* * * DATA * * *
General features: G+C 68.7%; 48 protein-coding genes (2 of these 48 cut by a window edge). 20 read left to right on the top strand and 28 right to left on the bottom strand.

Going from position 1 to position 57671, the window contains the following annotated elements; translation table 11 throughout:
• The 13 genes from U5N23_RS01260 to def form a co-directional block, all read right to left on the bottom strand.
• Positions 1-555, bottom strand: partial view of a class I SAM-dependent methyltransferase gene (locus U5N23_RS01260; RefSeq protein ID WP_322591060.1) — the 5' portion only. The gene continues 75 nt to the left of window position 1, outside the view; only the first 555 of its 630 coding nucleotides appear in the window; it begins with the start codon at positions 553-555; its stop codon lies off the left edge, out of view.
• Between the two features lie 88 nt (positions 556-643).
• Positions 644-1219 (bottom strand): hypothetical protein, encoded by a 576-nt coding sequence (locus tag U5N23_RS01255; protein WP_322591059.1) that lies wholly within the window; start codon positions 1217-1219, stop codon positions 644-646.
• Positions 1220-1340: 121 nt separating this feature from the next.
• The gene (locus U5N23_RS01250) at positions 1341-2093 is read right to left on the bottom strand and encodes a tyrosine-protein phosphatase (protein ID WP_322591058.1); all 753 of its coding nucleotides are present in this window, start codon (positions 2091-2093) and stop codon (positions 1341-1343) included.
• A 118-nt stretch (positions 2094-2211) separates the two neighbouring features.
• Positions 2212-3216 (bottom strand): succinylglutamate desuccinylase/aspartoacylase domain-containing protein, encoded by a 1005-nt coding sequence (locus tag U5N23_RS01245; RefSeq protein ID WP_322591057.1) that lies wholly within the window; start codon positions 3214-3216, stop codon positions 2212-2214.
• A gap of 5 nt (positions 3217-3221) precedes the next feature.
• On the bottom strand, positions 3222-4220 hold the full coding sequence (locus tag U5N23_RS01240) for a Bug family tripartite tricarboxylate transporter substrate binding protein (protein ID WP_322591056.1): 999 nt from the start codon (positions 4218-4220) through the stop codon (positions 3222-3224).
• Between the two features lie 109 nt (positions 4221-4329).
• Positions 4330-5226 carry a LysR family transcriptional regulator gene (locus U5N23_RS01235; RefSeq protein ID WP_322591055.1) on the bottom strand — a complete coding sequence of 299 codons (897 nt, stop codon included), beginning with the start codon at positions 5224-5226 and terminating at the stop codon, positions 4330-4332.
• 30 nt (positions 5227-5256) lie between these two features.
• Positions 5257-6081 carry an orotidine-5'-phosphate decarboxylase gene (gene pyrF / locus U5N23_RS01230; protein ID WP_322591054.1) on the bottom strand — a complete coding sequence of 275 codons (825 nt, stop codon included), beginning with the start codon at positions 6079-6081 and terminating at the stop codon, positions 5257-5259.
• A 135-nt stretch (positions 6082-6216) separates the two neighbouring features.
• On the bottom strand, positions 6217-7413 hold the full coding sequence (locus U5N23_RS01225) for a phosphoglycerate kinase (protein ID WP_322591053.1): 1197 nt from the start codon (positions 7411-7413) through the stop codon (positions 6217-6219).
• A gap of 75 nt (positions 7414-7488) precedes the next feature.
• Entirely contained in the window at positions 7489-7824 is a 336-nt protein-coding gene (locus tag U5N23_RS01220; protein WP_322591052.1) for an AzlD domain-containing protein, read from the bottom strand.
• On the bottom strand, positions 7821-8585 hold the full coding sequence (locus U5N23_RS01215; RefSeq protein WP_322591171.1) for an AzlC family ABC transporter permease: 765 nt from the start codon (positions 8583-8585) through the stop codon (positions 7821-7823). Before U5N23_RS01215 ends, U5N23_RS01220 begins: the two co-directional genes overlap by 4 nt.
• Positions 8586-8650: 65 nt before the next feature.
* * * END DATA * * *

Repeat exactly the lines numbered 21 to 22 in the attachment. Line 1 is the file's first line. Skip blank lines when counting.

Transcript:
• On the bottom strand, positions 7821-8585 hold the full coding sequence (locus U5N23_RS01215; RefSeq protein WP_322591171.1) for an AzlC family ABC transporter permease: 765 nt from the start codon (positions 8583-8585) through the stop codon (positions 7821-7823). Before U5N23_RS01215 ends, U5N23_RS01220 begins: the two co-directional genes overlap by 4 nt.
• Positions 8586-8650: 65 nt before the next feature.